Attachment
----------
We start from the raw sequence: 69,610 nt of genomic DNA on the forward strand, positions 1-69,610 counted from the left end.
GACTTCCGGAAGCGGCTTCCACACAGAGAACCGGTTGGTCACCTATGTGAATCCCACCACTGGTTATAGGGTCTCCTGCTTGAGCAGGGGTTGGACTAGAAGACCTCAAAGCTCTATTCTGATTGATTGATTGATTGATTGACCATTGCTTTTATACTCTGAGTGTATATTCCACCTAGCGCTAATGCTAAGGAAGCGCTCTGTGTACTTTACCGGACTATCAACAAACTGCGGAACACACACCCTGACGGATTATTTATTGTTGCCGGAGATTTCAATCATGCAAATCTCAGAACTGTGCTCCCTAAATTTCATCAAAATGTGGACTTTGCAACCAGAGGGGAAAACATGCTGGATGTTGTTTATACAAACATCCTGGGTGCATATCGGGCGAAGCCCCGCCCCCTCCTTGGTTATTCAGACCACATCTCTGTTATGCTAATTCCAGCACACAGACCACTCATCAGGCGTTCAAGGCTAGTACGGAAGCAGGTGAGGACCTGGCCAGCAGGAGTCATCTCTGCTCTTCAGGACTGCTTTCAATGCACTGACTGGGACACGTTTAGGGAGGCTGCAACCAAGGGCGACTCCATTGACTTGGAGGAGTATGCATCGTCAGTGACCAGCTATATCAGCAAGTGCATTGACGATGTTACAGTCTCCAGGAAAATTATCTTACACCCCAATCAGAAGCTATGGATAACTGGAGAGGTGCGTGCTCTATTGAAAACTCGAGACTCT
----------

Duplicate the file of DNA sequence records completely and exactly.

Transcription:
We start from the raw sequence: 69,610 nt of genomic DNA on the forward strand, positions 1-69,610 counted from the left end.
GACTTCCGGAAGCGGCTTCCACACAGAGAACCGGTTGGTCACCTATGTGAATCCCACCACTGGTTATAGGGTCTCCTGCTTGAGCAGGGGTTGGACTAGAAGACCTCAAAGCTCTATTCTGATTGATTGATTGATTGATTGACCATTGCTTTTATACTCTGAGTGTATATTCCACCTAGCGCTAATGCTAAGGAAGCGCTCTGTGTACTTTACCGGACTATCAACAAACTGCGGAACACACACCCTGACGGATTATTTATTGTTGCCGGAGATTTCAATCATGCAAATCTCAGAACTGTGCTCCCTAAATTTCATCAAAATGTGGACTTTGCAACCAGAGGGGAAAACATGCTGGATGTTGTTTATACAAACATCCTGGGTGCATATCGGGCGAAGCCCCGCCCCCTCCTTGGTTATTCAGACCACATCTCTGTTATGCTAATTCCAGCACACAGACCACTCATCAGGCGTTCAAGGCTAGTACGGAAGCAGGTGAGGACCTGGCCAGCAGGAGTCATCTCTGCTCTTCAGGACTGCTTTCAATGCACTGACTGGGACACGTTTAGGGAGGCTGCAACCAAGGGCGACTCCATTGACTTGGAGGAGTATGCATCGTCAGTGACCAGCTATATCAGCAAGTGCATTGACGATGTTACAGTCTCCAGGAAAATTATCTTACACCCCAATCAGAAGCTATGGATAACTGGAGAGGTGCGTGCTCTATTGAAAACTCGAGACTCT